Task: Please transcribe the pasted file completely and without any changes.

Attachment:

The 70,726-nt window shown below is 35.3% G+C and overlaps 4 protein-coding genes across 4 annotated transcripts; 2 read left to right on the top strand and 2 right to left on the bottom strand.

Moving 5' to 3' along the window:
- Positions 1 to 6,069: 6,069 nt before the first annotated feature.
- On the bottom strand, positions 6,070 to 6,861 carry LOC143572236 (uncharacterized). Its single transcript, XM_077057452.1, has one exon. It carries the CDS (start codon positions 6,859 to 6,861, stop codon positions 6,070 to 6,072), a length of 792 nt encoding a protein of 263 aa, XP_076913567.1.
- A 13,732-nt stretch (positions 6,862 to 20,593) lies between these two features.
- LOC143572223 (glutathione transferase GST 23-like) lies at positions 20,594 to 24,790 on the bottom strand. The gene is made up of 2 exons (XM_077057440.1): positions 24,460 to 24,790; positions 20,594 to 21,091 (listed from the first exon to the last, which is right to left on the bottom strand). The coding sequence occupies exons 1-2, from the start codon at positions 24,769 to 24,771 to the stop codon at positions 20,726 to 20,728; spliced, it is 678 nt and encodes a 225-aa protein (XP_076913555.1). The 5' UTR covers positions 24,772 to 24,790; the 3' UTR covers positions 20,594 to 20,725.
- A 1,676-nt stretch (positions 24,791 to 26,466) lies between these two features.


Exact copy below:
The 70,726-nt window shown below is 35.3% G+C and overlaps 4 protein-coding genes across 4 annotated transcripts; 2 read left to right on the top strand and 2 right to left on the bottom strand.

Moving 5' to 3' along the window:
- Positions 1 to 6,069: 6,069 nt before the first annotated feature.
- On the bottom strand, positions 6,070 to 6,861 carry LOC143572236 (uncharacterized). Its single transcript, XM_077057452.1, has one exon. It carries the CDS (start codon positions 6,859 to 6,861, stop codon positions 6,070 to 6,072), a length of 792 nt encoding a protein of 263 aa, XP_076913567.1.
- A 13,732-nt stretch (positions 6,862 to 20,593) lies between these two features.
- LOC143572223 (glutathione transferase GST 23-like) lies at positions 20,594 to 24,790 on the bottom strand. The gene is made up of 2 exons (XM_077057440.1): positions 24,460 to 24,790; positions 20,594 to 21,091 (listed from the first exon to the last, which is right to left on the bottom strand). The coding sequence occupies exons 1-2, from the start codon at positions 24,769 to 24,771 to the stop codon at positions 20,726 to 20,728; spliced, it is 678 nt and encodes a 225-aa protein (XP_076913555.1). The 5' UTR covers positions 24,772 to 24,790; the 3' UTR covers positions 20,594 to 20,725.
- A 1,676-nt stretch (positions 24,791 to 26,466) lies between these two features.